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By Sarah K.

At 8am, the early morning sounds of the city slum are just beginning to swell into the bustle of the day. Thirty students begin to trickle into the tin-walled classroom at Path of Light Primary School. Their two teachers carefully watch and welcome each one as they enter – looking for signs the children have bathed and eaten before coming.

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**Iashin** strolls in, already laughing conspiratorially with one of his classmates. Before he joined the school, Iashin spent his days roaming around the water bridge, surreptitiously hooking rides on the back of rickshaws. He became known as a member of the group of “bad kids” who caused mayhem in the neighborhood.

Iashin, however, was filled with a deep sadness. When he was very young, his father died of cancer. His family hadn’t been able to afford the treatment that might have saved his life. After his father’s death, Iashin and his mother moved between his uncle and grandfather’s house, living off their kindness and the meager income Iashin’s mother makes in a garment factory.

Iashin still has an independent, naughty streak – but he’s learning the importance of channeling his energy into education. He dreams of being a doctor one day so that no other fathers will die from lack of treatment like his own.

– – –

**Lima** arrives with her two sisters, tugging her head scarf into place. The three of them have found their own way to school since their mother had already left for her job as a housecleaner and her father for his work collecting recyclables to sell. Before a place at the Path of Light Primary School opened up there wasn’t a school option close to their squatter settlement. So, at thirteen years old, she is one of the oldest students in second grade.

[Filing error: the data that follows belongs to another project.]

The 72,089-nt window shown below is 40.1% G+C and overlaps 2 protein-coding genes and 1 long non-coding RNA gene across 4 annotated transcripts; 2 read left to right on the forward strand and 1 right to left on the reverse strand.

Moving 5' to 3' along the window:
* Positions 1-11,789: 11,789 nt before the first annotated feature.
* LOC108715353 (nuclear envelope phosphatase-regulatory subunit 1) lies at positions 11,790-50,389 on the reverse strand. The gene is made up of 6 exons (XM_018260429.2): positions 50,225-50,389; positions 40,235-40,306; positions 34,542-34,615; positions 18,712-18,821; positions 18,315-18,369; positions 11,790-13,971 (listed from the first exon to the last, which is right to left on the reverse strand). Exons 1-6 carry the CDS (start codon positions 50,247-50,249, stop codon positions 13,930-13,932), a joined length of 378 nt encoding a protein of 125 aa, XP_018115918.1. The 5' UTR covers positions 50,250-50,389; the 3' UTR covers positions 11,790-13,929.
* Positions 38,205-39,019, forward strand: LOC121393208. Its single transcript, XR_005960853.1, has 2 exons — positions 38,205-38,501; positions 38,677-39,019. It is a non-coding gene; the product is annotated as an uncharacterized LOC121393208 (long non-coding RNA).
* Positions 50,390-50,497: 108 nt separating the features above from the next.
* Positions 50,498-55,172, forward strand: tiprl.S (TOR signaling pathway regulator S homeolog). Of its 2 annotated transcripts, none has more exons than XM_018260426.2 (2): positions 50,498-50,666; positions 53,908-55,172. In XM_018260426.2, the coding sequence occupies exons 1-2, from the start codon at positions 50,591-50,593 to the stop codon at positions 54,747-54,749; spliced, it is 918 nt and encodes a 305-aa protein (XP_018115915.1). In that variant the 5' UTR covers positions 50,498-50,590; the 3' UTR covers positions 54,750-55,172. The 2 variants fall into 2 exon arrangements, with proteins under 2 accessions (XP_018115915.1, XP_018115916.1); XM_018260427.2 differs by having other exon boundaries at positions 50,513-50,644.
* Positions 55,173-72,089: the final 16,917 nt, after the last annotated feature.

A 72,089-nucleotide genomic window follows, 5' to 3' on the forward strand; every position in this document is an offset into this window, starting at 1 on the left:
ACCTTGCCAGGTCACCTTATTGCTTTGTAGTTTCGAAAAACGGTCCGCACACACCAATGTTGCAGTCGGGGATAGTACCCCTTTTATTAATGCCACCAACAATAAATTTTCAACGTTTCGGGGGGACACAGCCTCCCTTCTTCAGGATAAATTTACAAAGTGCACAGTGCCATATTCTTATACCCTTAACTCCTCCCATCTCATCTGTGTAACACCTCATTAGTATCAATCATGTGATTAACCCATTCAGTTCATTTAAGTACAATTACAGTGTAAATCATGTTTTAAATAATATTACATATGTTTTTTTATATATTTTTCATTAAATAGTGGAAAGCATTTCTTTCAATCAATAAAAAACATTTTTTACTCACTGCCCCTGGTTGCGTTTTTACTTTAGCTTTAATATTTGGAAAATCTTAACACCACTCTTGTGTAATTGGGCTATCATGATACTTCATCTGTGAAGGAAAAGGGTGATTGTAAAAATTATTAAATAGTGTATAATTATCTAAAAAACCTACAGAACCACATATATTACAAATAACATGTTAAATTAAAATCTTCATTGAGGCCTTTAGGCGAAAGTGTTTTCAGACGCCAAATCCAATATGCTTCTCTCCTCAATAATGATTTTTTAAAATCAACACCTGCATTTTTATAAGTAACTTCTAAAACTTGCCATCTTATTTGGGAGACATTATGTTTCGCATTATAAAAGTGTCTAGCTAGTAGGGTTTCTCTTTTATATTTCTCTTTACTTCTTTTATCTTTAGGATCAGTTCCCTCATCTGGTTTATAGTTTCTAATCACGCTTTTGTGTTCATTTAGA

**Rashed** arrives happy, his stomach full from breakfast. He remembers when his family, living on an impossibly small plot of land in their village, couldn’t afford to eat anything for an entire day. They arrived in the city hoping to find jobs to earn money. With his mother working as a housecleaner and his father as a rickshaw driver, they can now afford to eat. The free education at Path of Light provides an opportunity to study that they otherwise couldn’t afford.

– – –

Rashed studies hard. His teachers are helping him learn the value of discipline and his parents are glad to see his behavior improving. He’s learning about the opportunities education gives to him and dreams of having a good job to help his family. He wants to be a police officer.

**Chadni** settles into her spot in the corner, watching the world carefully. Before she joined the school, she spent her days collecting recyclables to sell or looking after her younger brother. Her time spent roaming the street alone has made her cautious beyond her years. Her stomach rumbles. Even with her father working as a day laborer, her mother as a housecleaner, and her elder sister in a garment factory – their family of seven still doesn’t have enough to eat quality food every day.